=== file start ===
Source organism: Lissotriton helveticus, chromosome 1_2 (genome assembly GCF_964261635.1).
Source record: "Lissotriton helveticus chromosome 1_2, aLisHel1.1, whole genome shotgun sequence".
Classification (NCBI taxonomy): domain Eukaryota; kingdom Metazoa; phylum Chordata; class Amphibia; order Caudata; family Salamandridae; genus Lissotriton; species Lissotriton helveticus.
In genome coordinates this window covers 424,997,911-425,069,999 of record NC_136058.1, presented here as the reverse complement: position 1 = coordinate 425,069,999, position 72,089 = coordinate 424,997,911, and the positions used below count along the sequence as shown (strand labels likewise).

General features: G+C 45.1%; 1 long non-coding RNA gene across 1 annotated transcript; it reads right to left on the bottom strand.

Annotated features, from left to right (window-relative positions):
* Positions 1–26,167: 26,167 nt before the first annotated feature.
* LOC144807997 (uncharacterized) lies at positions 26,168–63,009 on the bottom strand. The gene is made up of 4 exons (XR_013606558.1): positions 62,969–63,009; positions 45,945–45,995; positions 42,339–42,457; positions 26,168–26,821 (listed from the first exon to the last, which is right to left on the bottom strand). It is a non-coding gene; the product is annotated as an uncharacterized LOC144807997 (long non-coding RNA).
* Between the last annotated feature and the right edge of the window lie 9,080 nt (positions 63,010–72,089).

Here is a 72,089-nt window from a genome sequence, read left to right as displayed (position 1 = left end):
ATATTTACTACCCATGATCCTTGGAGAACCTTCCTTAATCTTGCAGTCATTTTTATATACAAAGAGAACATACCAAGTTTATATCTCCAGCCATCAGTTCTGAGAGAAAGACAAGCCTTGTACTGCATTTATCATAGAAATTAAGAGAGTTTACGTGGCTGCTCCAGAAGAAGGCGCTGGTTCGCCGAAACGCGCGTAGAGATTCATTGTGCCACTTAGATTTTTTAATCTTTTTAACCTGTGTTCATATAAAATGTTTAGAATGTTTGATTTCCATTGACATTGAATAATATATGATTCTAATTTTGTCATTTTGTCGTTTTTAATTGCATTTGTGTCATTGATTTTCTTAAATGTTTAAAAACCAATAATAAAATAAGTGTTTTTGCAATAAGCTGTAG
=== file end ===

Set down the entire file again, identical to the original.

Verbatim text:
Source organism: Lissotriton helveticus, chromosome 1_2 (genome assembly GCF_964261635.1).
Source record: "Lissotriton helveticus chromosome 1_2, aLisHel1.1, whole genome shotgun sequence".
Classification (NCBI taxonomy): domain Eukaryota; kingdom Metazoa; phylum Chordata; class Amphibia; order Caudata; family Salamandridae; genus Lissotriton; species Lissotriton helveticus.
In genome coordinates this window covers 424,997,911-425,069,999 of record NC_136058.1, presented here as the reverse complement: position 1 = coordinate 425,069,999, position 72,089 = coordinate 424,997,911, and the positions used below count along the sequence as shown (strand labels likewise).

General features: G+C 45.1%; 1 long non-coding RNA gene across 1 annotated transcript; it reads right to left on the bottom strand.

Annotated features, from left to right (window-relative positions):
* Positions 1–26,167: 26,167 nt before the first annotated feature.
* LOC144807997 (uncharacterized) lies at positions 26,168–63,009 on the bottom strand. The gene is made up of 4 exons (XR_013606558.1): positions 62,969–63,009; positions 45,945–45,995; positions 42,339–42,457; positions 26,168–26,821 (listed from the first exon to the last, which is right to left on the bottom strand). It is a non-coding gene; the product is annotated as an uncharacterized LOC144807997 (long non-coding RNA).
* Between the last annotated feature and the right edge of the window lie 9,080 nt (positions 63,010–72,089).

Here is a 72,089-nt window from a genome sequence, read left to right as displayed (position 1 = left end):
ATATTTACTACCCATGATCCTTGGAGAACCTTCCTTAATCTTGCAGTCATTTTTATATACAAAGAGAACATACCAAGTTTATATCTCCAGCCATCAGTTCTGAGAGAAAGACAAGCCTTGTACTGCATTTATCATAGAAATTAAGAGAGTTTACGTGGCTGCTCCAGAAGAAGGCGCTGGTTCGCCGAAACGCGCGTAGAGATTCATTGTGCCACTTAGATTTTTTAATCTTTTTAACCTGTGTTCATATAAAATGTTTAGAATGTTTGATTTCCATTGACATTGAATAATATATGATTCTAATTTTGTCATTTTGTCGTTTTTAATTGCATTTGTGTCATTGATTTTCTTAAATGTTTAAAAACCAATAATAAAATAAGTGTTTTTGCAATAAGCTGTAG